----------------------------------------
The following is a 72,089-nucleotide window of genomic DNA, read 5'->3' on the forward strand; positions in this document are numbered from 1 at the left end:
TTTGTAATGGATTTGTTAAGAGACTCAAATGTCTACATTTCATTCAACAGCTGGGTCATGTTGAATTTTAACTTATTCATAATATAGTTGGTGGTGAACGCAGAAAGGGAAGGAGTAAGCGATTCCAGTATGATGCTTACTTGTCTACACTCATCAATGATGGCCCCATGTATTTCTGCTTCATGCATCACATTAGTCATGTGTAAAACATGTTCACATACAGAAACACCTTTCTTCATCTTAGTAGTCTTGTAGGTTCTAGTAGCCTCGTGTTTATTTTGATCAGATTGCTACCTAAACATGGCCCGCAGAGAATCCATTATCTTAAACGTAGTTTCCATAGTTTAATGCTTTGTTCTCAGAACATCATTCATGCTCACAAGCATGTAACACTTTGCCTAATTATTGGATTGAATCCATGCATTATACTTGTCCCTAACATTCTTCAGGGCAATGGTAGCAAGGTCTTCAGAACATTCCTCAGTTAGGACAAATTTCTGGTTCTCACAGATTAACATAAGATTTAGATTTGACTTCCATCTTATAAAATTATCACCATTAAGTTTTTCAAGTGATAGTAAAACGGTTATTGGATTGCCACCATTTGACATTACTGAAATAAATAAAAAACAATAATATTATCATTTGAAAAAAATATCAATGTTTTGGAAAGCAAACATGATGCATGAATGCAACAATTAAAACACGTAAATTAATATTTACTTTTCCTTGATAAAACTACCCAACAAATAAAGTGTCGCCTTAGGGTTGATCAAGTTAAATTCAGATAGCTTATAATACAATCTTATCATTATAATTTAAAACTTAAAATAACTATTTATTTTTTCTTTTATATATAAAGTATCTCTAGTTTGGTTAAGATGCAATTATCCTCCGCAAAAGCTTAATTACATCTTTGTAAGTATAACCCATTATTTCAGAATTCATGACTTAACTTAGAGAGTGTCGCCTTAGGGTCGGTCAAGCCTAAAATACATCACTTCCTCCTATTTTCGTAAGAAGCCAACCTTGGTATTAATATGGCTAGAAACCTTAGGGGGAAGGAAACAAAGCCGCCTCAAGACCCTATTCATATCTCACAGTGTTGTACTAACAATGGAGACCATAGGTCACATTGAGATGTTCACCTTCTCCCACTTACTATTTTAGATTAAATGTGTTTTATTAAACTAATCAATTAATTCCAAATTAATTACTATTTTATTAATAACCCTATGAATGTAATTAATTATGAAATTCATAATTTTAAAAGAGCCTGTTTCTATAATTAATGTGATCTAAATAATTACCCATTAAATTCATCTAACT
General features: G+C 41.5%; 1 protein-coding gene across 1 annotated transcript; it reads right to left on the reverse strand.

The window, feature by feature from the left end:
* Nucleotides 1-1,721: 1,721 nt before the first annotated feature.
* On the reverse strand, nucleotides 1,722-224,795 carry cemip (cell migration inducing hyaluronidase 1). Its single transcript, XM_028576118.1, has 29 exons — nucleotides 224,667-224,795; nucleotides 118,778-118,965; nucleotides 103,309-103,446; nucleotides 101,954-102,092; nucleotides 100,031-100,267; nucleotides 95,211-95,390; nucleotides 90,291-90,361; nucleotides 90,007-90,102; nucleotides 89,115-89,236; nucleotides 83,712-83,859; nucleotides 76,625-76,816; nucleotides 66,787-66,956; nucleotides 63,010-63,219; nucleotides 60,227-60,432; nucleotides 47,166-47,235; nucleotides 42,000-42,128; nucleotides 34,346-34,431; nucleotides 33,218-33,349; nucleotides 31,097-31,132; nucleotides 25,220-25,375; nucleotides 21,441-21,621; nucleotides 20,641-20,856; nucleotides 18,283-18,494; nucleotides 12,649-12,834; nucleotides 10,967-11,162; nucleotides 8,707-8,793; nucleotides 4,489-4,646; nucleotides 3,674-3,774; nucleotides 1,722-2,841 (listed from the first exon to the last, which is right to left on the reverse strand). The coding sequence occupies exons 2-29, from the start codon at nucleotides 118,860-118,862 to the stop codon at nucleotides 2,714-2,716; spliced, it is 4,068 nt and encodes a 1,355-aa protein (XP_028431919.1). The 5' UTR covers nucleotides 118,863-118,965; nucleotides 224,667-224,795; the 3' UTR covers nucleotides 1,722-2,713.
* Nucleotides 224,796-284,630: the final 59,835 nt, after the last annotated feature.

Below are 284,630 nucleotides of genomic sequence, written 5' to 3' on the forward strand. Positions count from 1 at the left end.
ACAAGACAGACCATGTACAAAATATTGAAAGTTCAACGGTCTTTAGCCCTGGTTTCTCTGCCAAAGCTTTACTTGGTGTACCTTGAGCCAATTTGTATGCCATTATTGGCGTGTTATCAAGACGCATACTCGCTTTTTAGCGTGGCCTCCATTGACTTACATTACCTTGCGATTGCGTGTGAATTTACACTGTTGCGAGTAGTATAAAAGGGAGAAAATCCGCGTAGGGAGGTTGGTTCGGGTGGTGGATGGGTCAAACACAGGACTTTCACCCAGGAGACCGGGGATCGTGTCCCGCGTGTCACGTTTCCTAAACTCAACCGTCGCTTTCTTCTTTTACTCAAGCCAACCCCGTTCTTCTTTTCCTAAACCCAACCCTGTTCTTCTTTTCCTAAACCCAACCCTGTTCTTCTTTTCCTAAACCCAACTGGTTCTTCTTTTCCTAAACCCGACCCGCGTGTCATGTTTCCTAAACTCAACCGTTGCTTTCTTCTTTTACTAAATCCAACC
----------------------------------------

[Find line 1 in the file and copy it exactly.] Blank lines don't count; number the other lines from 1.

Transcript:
The following is a 72,089-nucleotide window of genomic DNA, read 5'->3' on the forward strand; positions in this document are numbered from 1 at the left end: